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Understanding paternity fraud — — Part IV

| Aug 7, 2015 | Fathers' Rights |

Many legal cases of paternity fraud are revealed when a Texas father finds out at a later date that the child he has believed to be his for a long time is not related to him. In such cases, the father may consult an experienced lawyer in order to help him initiate a paternity fraud lawsuit against the mother.

A family court judge examines the evidence presented to determine if the mother has engaged in paternity fraud, but also to see if the father is eligible for reimbursement for the financial expenses he paid for the child as well as the emotional pain and suffering he has suffered.

Fathers’ rights and paternity fraud have been the subjects of recent media coverage. Fathers’ rights advocates claim that paternity fraud is a major violation of their rights when they are denied the opportunity to parent their children from the beginning.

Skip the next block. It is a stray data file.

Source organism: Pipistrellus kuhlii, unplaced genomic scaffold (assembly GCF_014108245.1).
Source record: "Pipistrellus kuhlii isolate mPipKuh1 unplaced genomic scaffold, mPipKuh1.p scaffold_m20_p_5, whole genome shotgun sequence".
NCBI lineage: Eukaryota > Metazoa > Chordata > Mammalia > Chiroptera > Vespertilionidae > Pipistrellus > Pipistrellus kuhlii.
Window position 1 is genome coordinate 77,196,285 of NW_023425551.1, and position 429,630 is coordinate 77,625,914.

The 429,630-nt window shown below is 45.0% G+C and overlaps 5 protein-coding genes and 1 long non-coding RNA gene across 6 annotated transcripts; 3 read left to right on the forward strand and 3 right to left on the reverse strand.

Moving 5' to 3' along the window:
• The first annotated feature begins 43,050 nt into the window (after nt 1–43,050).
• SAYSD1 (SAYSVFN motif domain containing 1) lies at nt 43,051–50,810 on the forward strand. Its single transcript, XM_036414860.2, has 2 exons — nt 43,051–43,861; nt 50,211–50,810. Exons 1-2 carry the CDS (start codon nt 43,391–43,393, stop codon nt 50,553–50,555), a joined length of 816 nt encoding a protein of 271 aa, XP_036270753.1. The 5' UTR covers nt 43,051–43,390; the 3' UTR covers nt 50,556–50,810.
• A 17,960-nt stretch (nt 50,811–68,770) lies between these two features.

In fact, many legal experts as well as the courts often find the mother to be responsible for informing the father if there is any chance that he is not the biological father of her child. Passing off the paternity of the child as someone else’s is what makes the mother’s act fraudulent.

Compensation for paternity fraud lawsuits is calculated on various factors. First, the situation of the mother is explored to see if she intentionally withheld the information that the child could have a different father.

Furthermore, fathers and their attorneys often file a claim for compensation from the biological father for the amount of money that the biological father would have had to pay in child support if paternity was revealed at the beginning and a lawsuit had been initiated by the mother. Some claims also ask for the actual monetary costs paid by the impugned father for raising the child to the point of the lawsuit.

Source: NCBI.NLM.NIH.gov, “Paternity fraud and compensation for misattributed paternity,” Heather Draper, Aug. 2007

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